Custom Tele Build #2, or how to pick up something new and not get overwhelmed
I put together a short video about my second guitar build (for those keeping count, I’m currently building 3 and 4). This guitar was a build for my brother, who currently is playing metalcore band Ikari, and wanted something that was atypically metal, so I made him a tele that sounds like something more grungy.
This guitar really took way longer than I expected, and was way more challenging that I had anticipated. Partly this is due to work getting in the way, but partly because I unintentionally broke my own rule of keeping things simple and only incrementally stepping out if my comfort zone. This is basically the rule that should prevent me trying to do too much and being overwhelmed in a project: each time (in this case, each guitar) stick with what you know but change just one thing to something new that you don’t know how to do.
With the first guitar, I mostly took existing bits and tweaked them to build a guitar that is to my tastes. So whilst I did have to do some woodwork, it was nothing too scary, and mostly it was within my comfort zone. And that worked: I still play that guitar most every day. For the second one I thought I’d try to increment in two ways (as a guitar has two major parts, why not do a small step on both?): I made the body from scratch, and I did the fretwork on the neck. Turns out, both of these were quite bigger challenges than I’d anticipated, so I should, in retrospect, have only done one. As such the project dragged on and on and risked never getting finished as it became more of a burden than a thing of fun.
But thankfully my second rule of that I apply to this sort of thing saved the project: I had a customer. Had I been making this guitar for just me, then I’d probably have just stalled and it would have languished. But to try and make sure I had a focus for the build, I started out by deciding I’d make one for my brother (who is a totally awesome guitarist), and I’d make it to his requirements. This meant that when the project seemed not fun, I still had a reason to drag myself into makespace and take yet another run at those darned annoying frets.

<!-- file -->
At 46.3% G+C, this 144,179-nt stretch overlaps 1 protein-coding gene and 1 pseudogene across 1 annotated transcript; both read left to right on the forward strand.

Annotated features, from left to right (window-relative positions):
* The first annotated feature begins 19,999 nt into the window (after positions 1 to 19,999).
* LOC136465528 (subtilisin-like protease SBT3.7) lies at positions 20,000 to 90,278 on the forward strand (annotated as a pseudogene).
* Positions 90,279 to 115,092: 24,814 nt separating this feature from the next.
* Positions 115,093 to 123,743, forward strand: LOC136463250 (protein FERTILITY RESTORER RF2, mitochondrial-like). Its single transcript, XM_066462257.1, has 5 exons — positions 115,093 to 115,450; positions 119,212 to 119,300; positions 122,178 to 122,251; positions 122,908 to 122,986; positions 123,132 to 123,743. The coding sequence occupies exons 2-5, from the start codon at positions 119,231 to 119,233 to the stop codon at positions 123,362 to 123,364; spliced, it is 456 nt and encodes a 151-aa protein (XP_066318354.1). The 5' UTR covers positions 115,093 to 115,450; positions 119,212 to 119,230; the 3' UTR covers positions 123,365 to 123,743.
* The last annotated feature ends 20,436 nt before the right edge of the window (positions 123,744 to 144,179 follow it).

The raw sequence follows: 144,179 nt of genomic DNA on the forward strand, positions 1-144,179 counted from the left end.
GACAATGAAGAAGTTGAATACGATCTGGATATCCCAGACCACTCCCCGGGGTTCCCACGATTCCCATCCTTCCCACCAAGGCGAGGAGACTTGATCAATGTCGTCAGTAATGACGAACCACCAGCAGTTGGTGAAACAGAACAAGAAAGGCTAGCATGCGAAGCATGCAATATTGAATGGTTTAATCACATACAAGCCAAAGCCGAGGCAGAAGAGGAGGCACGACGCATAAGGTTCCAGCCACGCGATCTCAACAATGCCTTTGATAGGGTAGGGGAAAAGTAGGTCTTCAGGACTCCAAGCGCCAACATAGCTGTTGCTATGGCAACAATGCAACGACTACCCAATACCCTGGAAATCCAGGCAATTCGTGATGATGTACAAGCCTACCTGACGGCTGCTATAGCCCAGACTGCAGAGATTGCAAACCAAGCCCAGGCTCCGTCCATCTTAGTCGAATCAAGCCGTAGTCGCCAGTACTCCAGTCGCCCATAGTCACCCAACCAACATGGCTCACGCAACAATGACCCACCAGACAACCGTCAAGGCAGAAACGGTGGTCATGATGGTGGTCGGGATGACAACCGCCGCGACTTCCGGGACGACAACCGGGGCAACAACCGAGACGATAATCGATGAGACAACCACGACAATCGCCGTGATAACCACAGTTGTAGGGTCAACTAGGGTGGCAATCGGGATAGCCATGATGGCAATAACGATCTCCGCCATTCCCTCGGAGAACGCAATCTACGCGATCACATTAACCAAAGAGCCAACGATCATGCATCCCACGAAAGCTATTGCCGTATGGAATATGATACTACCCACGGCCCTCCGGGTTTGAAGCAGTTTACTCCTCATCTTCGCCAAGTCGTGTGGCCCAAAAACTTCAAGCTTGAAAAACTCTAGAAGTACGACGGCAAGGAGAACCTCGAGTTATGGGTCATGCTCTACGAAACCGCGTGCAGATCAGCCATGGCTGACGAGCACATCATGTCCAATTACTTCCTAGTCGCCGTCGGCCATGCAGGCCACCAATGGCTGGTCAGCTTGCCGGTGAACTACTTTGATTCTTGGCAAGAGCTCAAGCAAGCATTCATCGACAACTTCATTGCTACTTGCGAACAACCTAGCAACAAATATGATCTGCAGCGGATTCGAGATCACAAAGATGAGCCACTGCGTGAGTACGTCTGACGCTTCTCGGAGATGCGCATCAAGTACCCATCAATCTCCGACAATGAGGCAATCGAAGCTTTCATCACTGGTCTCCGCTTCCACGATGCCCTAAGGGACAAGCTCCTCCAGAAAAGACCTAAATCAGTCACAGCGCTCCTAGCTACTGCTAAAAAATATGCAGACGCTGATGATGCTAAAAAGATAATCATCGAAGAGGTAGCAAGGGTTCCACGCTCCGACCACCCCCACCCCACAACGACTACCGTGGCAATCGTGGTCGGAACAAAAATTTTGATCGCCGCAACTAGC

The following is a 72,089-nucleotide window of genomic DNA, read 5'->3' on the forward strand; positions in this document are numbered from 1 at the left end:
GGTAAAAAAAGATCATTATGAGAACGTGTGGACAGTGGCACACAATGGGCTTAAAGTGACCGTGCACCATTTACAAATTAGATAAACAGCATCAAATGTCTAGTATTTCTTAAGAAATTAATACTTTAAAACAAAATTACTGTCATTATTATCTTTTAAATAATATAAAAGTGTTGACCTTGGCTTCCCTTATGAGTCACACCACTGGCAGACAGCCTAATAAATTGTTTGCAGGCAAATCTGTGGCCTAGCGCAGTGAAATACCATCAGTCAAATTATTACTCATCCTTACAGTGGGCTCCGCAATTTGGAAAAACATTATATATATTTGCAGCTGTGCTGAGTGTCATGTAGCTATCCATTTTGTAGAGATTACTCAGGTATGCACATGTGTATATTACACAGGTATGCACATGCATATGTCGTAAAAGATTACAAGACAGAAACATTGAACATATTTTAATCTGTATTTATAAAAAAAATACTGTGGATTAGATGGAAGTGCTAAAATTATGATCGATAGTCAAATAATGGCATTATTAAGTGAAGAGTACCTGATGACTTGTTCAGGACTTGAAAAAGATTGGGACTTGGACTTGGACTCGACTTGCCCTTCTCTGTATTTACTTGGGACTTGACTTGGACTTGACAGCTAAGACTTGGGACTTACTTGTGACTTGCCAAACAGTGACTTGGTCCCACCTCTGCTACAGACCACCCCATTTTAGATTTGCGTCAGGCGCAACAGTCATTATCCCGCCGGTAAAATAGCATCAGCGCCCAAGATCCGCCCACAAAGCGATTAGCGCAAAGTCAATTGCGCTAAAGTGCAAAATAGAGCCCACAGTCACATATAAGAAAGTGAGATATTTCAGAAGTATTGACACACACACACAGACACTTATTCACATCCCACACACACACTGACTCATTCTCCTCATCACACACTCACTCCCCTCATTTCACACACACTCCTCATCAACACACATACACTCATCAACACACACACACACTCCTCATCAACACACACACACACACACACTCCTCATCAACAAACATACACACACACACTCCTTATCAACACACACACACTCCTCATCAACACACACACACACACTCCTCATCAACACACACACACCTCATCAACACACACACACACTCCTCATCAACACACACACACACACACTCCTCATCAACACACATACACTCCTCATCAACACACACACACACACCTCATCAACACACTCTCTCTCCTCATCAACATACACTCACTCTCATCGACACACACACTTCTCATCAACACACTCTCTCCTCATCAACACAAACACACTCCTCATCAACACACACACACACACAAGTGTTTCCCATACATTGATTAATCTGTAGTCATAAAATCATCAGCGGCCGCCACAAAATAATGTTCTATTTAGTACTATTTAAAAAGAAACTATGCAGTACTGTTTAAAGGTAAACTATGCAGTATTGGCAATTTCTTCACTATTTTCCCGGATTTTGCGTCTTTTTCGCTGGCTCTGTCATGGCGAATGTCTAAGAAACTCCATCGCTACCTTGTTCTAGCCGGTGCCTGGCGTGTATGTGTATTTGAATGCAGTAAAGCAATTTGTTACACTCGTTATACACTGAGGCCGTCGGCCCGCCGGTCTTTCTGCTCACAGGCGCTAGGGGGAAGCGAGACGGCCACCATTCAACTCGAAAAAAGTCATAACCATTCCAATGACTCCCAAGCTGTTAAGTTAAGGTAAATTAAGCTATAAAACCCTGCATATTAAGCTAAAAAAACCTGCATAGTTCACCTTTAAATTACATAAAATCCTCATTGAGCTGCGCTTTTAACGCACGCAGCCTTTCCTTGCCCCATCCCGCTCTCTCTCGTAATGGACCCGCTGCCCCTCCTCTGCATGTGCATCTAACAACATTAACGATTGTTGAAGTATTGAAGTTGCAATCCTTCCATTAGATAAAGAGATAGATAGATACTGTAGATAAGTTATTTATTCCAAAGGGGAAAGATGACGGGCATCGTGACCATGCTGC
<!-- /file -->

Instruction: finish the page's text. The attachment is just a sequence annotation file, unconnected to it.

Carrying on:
The guitar was originally meant to be finished for last christmas, and it’s only now in late May that I’m finally handing it over to my brother. I still am not happy with the guitar: I can see all the things I’d do differently, but there comes a time when you have to just ship it, take those lessons, and move on. I have impossibly high standards of what I’d like to achieve, but the only way to get there is keep trying, rather than just endlessly refining on thing. Making this video was actually quite cathartic; for the first time I actually just enjoyed playing it in the endless takes that didn’t make the video. Would I do things differently if I was building this guitar again? Of course. But actually, making the video enabled me to see actually I’d made something pretty cool, that if you asked me 12 and a bit months ago could I build, I’d have struggled to believe you.
Which is a good point to reflect: I set out to build my first guitar based on watching too many youtube videos on luthiers about 12 months ago, having not done any woodwork for 25 years. by having some simple rules in place to try and make sure the project didn’t stall, I’ve actually built two guitars, and I’m in the process of building two more. When people look at my guitars they mostly look at them and thing, “wow, I could never do that”, which is what I’d‘ve thought 13 months ago. I now mostly preach these two rules of personal project management to people: you can do it, you just need to set yourself up for success correctly by limiting scope and having a delivery target to hold yourself to to get through the bad times.